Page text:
Barely three sentences into his argument, the lawyer for a photo studio that refused to photograph a gay couple’s commitment ceremony was assailed with questions from a skeptical New Mexico Supreme Court.
Attorney Jordan Lorence’s theme in his oral argument Monday was that earlier courts’ decisions in favor of the couple who challenged Elane Photography’s refusal to photograph the ceremony amounted to “compelled speech” in violation of their First Amendment rights, or the government putting words in someone’s mouth.
“The law cannot compel someone to stand on a soapbox,” he said, “in the same way that a court cannot compel someone to use his photographic skills to say something contrary to his beliefs.”
Vanessa Willock filed a complaint in 2007 under the state Human Rights Act after she and her partner approached the Albuquerque studio, owned by photographer Elaine Huguenin and her husband, Jonathan, to take pictures of their commitment ceremony and were rebuffed.
The studio owners’ reason for rejecting the job was that recording the ceremony would conflict with their Christian beliefs about marriage as the sacred union between a man and a woman, according to court filings. Willock has won each round in the case.
Almost as soon as Lorence began, Justice Edward Chávez jumped in to question his argument that Elane Photography’s work was expressive and not mere recording. Lorence compared Elane’s productions to the story-telling work of photojournalists who memorialized a girl consumed by napalm flames during the bombing of Vietnam. He argued that Elane Photography did not violate the Human Rights Act, and even if it did, applying state law would violate the First Amendment.
Justice Charles Daniels asked what guidelines Lorence was promoting about who is protected and who is not, and whether Lorence was advocating a position for all photographers — should someone taking a passport photo at Kinko’s be protected? What if, he asked, a photographer objected to mixed races and both were present at a child’s birthday party — would it be OK under Lorence’s premise to refuse the job?
The attorney for the lesbian couple, by contrast, argued that refusing to photograph the event because the couple were the same sex, “is illegal under New Mexico law.”
“This case,” Tobias Barrington Wolff, a constitutional law professor at the University of Pennsylvania, told the court, “calls upon the court to clarify questions about business in the public marketplace.”
The Elane case does not fit under either line of U.S. Supreme Court cases dealing with compelled speech, he said.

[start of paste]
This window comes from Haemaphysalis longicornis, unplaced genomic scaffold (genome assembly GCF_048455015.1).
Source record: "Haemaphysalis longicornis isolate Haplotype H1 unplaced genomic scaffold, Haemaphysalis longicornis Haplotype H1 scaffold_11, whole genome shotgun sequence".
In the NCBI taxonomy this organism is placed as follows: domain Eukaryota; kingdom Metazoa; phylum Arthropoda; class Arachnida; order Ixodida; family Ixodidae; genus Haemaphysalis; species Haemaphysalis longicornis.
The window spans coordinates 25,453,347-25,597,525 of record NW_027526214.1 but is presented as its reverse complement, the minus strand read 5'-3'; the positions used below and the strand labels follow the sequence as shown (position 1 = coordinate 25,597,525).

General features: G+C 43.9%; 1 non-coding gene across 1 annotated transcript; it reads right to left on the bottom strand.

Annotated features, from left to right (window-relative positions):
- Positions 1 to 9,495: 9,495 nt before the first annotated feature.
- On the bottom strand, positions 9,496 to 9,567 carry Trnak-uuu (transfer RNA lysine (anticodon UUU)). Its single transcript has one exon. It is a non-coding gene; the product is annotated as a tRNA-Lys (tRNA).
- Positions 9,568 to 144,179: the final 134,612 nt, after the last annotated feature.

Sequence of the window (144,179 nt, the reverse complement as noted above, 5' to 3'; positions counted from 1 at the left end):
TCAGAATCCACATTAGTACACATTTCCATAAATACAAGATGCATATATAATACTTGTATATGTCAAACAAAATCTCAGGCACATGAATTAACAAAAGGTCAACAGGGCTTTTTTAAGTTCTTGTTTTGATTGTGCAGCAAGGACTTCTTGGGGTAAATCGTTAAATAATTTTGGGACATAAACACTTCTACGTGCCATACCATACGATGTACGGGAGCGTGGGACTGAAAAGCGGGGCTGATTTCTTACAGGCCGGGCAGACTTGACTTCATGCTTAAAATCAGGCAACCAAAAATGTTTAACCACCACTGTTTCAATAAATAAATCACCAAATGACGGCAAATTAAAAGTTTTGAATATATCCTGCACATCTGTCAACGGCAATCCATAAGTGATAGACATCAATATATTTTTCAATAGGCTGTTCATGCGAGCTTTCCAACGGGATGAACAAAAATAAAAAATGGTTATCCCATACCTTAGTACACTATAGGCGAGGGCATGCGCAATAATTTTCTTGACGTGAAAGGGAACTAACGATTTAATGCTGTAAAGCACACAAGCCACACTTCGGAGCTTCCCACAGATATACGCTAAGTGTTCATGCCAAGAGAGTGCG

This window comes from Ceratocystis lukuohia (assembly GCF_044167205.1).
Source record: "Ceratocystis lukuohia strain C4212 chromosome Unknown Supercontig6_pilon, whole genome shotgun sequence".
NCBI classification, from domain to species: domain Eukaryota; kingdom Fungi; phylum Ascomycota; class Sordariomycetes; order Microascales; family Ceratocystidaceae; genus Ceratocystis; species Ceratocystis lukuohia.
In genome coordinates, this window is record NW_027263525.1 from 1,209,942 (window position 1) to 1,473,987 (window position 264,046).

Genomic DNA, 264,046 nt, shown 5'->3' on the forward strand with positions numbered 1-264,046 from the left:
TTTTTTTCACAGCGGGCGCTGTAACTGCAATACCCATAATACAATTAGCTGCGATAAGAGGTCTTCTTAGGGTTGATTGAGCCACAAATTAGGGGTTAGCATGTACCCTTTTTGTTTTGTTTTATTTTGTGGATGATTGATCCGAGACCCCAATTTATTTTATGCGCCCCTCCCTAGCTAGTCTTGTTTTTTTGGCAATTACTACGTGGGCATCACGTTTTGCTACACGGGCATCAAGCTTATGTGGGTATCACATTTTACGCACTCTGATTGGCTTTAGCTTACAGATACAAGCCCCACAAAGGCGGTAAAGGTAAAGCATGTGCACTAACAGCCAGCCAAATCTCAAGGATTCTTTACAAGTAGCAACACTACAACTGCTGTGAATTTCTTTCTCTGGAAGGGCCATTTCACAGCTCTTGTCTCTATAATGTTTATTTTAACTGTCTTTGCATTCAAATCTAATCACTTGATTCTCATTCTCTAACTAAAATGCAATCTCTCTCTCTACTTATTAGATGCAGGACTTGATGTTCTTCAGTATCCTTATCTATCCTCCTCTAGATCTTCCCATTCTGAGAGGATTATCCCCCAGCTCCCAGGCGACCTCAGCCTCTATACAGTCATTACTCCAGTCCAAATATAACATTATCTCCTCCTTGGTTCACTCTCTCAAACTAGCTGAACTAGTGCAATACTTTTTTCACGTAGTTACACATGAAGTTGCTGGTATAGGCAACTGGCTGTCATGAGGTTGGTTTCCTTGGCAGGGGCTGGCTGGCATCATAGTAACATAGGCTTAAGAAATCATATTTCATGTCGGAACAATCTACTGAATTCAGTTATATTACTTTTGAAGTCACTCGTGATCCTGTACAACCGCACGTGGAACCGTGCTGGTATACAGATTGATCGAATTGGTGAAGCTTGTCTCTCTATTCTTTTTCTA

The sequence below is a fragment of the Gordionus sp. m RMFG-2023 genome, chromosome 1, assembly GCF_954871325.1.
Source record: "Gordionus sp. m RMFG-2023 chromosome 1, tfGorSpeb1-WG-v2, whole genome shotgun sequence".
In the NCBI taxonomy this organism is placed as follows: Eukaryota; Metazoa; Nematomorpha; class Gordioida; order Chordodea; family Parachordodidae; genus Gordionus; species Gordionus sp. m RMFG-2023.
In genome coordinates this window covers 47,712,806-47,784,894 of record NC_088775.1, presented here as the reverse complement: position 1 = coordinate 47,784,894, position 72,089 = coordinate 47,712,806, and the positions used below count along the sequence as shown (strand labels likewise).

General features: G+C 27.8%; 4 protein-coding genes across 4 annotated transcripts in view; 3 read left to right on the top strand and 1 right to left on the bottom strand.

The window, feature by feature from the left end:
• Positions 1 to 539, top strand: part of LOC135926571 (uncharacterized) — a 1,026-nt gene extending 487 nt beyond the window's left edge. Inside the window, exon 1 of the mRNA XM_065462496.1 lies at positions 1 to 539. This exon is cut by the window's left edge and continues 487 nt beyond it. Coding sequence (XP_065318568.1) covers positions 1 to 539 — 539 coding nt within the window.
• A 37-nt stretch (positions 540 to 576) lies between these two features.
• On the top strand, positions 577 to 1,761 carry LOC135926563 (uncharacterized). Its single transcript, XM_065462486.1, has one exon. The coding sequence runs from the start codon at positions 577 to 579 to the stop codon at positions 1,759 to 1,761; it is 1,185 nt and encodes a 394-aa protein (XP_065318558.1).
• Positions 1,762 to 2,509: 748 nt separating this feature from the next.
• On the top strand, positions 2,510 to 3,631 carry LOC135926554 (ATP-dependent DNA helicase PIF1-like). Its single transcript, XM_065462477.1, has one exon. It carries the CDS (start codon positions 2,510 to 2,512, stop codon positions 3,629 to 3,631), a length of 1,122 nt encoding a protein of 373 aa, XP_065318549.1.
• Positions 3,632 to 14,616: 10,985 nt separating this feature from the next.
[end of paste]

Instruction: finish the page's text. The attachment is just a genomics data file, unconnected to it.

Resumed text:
But Justice Richard Bosson, like his colleagues, asked a hypothetical question. Suppose a photographer who handles exclusively Jewish weddings is asked to photograph a Muslim ceremony. “You’re saying he can’t refuse?”
Wolff said the photographer could not refuse if he is offering his services to the public.
The opposite would be true, he said in response to Chief Justice Petra Maes, if a photographer who did no advertising refused a same-sex wedding commission. Ads on the Web, like those of Elane Photography, “are entrances to public commerce,” he said.
The case has drawn some high-profile advocates.
Lorence’s Washington, D.C.-based Alliance Defending Freedom represents the studio and has vowed to go to the U.S. Supreme Court if there is an adverse ruling from New Mexico’s highest court.
Weighing in for that side with separate amicus briefs are wedding photographers; the Becket Fund for Religious Liberty; and the Cato Institute; and conservative law professors Dale Carpenter and Eugene Volokh.
Wolff, who argued on behalf of Willock, has been joined by the American Civil Liberties Union of New Mexico and a coalition of 21 New Mexico small businesses, from galleries and photo studios to urban planners and restaurants.
So far, Elane Photography has been on the losing side.
The New Mexico Human Rights Commission found for Willock under the Human Rights Act, which bars discrimination by any establishment on the basis of “race, religion, color, national origin, ancestry, sex, sexual orientation, gender identity, spousal affiliation or physical or mental handicap.”
The commission decision that the studio violated state law was affirmed by the 2nd Judicial District Court and the New Mexico Court of Appeals before the case was appealed to the Supreme Court.
Lorence said after the hearing he sensed “some clear division on the court,” including “some skepticism and some openness to what we were saying.”
He emphasized the “unique, artistic skills” that he said photographer Elaine Huguenin brings to her work. “This was not just recording like a security video camera, and the other side downplays that considerably,” he said.
Wolff said that despite arguments by the studio on constitutional grounds, “This is a straightforward case of discrimination by a business and the (justices’) questions reflected that fact.”
The court sets its own deadline for releasing opinions, but it is typically several months.